Risk & Compliance

SEC Charges Two Companies Over Misleading COVID-19 Claims

The regulator said the companies made misleading claims over fever and blood tests.

The Securities and Exchange Commission announced charges against Applied BioSciences and Turbo Global Partners as well as Turbo Global’s Chief Executive Officer, Robert Singerman, over misleading claims related to COVID-19.

The complaint against Turbo and Singerman, filed in federal court in the Middle District of Florida, alleges they made false and misleading claims related to equipment used to detect fevers.

The complaint against Applied BioSciences, filed in federal court in the Southern District of New York, alleged the company was offering finger-prick COVID-19 tests for home-use by the general public when the tests could be administered only in consultation with a medical professional.

A Better Way to Do Ecommerce

A Better Way to Do Ecommerce

Learn how Precision Medical leveraged OneWorld to cut the cost of billing in half and added $2.5M in annual revenue.

The SEC said Applied BioSciences had not shipped any COVID-19 tests as of March 31 and did not disclose, in a press release touting the business, that its tests had not been authorized by the U.S. Food and Drug Administration.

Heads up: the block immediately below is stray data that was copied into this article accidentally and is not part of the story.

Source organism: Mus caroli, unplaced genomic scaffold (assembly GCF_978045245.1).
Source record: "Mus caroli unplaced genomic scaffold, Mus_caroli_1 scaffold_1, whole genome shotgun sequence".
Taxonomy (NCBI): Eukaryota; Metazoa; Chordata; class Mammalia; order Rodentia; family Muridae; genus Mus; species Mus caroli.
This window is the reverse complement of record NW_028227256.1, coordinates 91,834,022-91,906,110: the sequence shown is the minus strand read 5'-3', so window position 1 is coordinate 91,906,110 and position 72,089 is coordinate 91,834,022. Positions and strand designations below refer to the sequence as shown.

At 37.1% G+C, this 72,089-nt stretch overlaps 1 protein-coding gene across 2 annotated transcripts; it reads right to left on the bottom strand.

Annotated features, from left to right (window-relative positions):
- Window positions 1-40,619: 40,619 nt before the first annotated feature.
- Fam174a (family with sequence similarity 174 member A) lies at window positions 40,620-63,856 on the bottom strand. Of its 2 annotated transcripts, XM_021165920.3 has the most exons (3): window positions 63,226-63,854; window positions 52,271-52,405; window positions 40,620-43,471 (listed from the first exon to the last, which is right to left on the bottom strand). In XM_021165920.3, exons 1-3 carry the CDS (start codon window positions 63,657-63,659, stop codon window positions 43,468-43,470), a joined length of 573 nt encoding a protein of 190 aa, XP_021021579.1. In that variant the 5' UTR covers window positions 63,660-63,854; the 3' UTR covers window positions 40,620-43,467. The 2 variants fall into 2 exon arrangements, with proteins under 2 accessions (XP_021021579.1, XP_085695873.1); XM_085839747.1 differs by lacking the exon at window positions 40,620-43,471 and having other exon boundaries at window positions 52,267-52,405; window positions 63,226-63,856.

“We are actively monitoring the markets to detect potential fraudsters who seek to use the COVID-19 crisis as a basis for investment scams,” Stephanie Avakian, Co-Director of the SEC’s Division of Enforcement, said in a statement. “As alleged in these complaints, Applied BioSciences and Turbo Global sought to take advantage of the COVID-19 crisis by misleading investors about their ability to provide solutions.”

The SEC, in the charges it filed, said Applied BioSciences shifted its focus from cannabinoid-based products to pandemic products in March to “exploit the COVID-19 pandemic for profit.”

The charges against Turbo Global, a digital marketing company, concern its entry into an agreement with BeMotion to provide “non-contact human temperature screening and facial recognition … and [the] ability to ship the technology to customers within five days of receiving an order.”

The Securities and Exchange Commission questioned the “accuracy and adequacy” of the information provided by the company.

Turbo Global’s Singerman was charged with fraud by the SEC in 1999 over fraudulent securities sales and a permanent injunction was filed against him.

The investigation into Applied BioSciences is being conducted and supervised from the New York regional Office. The investigation into Turbo Global and Singerman is being conducted and supervised from the Atlanta regional Office.

Regulators suspended trading into both companies.